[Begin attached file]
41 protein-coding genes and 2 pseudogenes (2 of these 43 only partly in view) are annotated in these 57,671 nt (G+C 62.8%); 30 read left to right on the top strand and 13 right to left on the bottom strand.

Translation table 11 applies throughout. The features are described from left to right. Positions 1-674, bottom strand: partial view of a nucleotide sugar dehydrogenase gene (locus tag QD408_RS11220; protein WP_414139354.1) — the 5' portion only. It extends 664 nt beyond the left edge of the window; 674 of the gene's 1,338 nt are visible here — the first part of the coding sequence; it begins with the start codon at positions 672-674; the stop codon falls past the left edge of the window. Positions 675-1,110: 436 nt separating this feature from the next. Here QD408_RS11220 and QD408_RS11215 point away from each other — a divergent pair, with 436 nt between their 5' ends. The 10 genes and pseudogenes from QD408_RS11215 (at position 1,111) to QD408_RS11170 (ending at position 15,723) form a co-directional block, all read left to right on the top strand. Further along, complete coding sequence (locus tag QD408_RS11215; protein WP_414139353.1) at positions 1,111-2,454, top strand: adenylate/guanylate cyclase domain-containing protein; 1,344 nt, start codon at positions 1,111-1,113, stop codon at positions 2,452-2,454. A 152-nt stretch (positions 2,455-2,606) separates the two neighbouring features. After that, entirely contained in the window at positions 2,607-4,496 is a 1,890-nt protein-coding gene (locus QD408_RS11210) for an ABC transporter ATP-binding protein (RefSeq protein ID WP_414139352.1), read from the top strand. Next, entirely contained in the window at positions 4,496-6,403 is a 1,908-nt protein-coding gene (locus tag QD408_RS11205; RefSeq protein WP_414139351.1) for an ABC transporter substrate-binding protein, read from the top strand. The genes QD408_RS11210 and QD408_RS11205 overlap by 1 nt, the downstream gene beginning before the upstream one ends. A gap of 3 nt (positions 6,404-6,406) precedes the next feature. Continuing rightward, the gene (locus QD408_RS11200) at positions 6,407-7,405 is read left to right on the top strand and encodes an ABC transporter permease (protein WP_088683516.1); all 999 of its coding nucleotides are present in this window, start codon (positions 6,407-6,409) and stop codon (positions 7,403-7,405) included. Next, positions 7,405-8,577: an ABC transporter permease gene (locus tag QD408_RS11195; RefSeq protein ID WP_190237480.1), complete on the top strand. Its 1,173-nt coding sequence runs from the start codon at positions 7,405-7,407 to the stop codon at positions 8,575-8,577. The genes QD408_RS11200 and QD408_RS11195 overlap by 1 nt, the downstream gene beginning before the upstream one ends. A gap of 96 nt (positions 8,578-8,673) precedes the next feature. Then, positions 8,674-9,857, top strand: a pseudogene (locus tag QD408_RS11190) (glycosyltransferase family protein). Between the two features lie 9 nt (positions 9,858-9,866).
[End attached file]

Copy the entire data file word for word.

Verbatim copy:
41 protein-coding genes and 2 pseudogenes (2 of these 43 only partly in view) are annotated in these 57,671 nt (G+C 62.8%); 30 read left to right on the top strand and 13 right to left on the bottom strand.

Translation table 11 applies throughout. The features are described from left to right. Positions 1-674, bottom strand: partial view of a nucleotide sugar dehydrogenase gene (locus tag QD408_RS11220; protein WP_414139354.1) — the 5' portion only. It extends 664 nt beyond the left edge of the window; 674 of the gene's 1,338 nt are visible here — the first part of the coding sequence; it begins with the start codon at positions 672-674; the stop codon falls past the left edge of the window. Positions 675-1,110: 436 nt separating this feature from the next. Here QD408_RS11220 and QD408_RS11215 point away from each other — a divergent pair, with 436 nt between their 5' ends. The 10 genes and pseudogenes from QD408_RS11215 (at position 1,111) to QD408_RS11170 (ending at position 15,723) form a co-directional block, all read left to right on the top strand. Further along, complete coding sequence (locus tag QD408_RS11215; protein WP_414139353.1) at positions 1,111-2,454, top strand: adenylate/guanylate cyclase domain-containing protein; 1,344 nt, start codon at positions 1,111-1,113, stop codon at positions 2,452-2,454. A 152-nt stretch (positions 2,455-2,606) separates the two neighbouring features. After that, entirely contained in the window at positions 2,607-4,496 is a 1,890-nt protein-coding gene (locus QD408_RS11210) for an ABC transporter ATP-binding protein (RefSeq protein ID WP_414139352.1), read from the top strand. Next, entirely contained in the window at positions 4,496-6,403 is a 1,908-nt protein-coding gene (locus tag QD408_RS11205; RefSeq protein WP_414139351.1) for an ABC transporter substrate-binding protein, read from the top strand. The genes QD408_RS11210 and QD408_RS11205 overlap by 1 nt, the downstream gene beginning before the upstream one ends. A gap of 3 nt (positions 6,404-6,406) precedes the next feature. Continuing rightward, the gene (locus QD408_RS11200) at positions 6,407-7,405 is read left to right on the top strand and encodes an ABC transporter permease (protein WP_088683516.1); all 999 of its coding nucleotides are present in this window, start codon (positions 6,407-6,409) and stop codon (positions 7,403-7,405) included. Next, positions 7,405-8,577: an ABC transporter permease gene (locus tag QD408_RS11195; RefSeq protein ID WP_190237480.1), complete on the top strand. Its 1,173-nt coding sequence runs from the start codon at positions 7,405-7,407 to the stop codon at positions 8,575-8,577. The genes QD408_RS11200 and QD408_RS11195 overlap by 1 nt, the downstream gene beginning before the upstream one ends. A gap of 96 nt (positions 8,578-8,673) precedes the next feature. Then, positions 8,674-9,857, top strand: a pseudogene (locus tag QD408_RS11190) (glycosyltransferase family protein). Between the two features lie 9 nt (positions 9,858-9,866).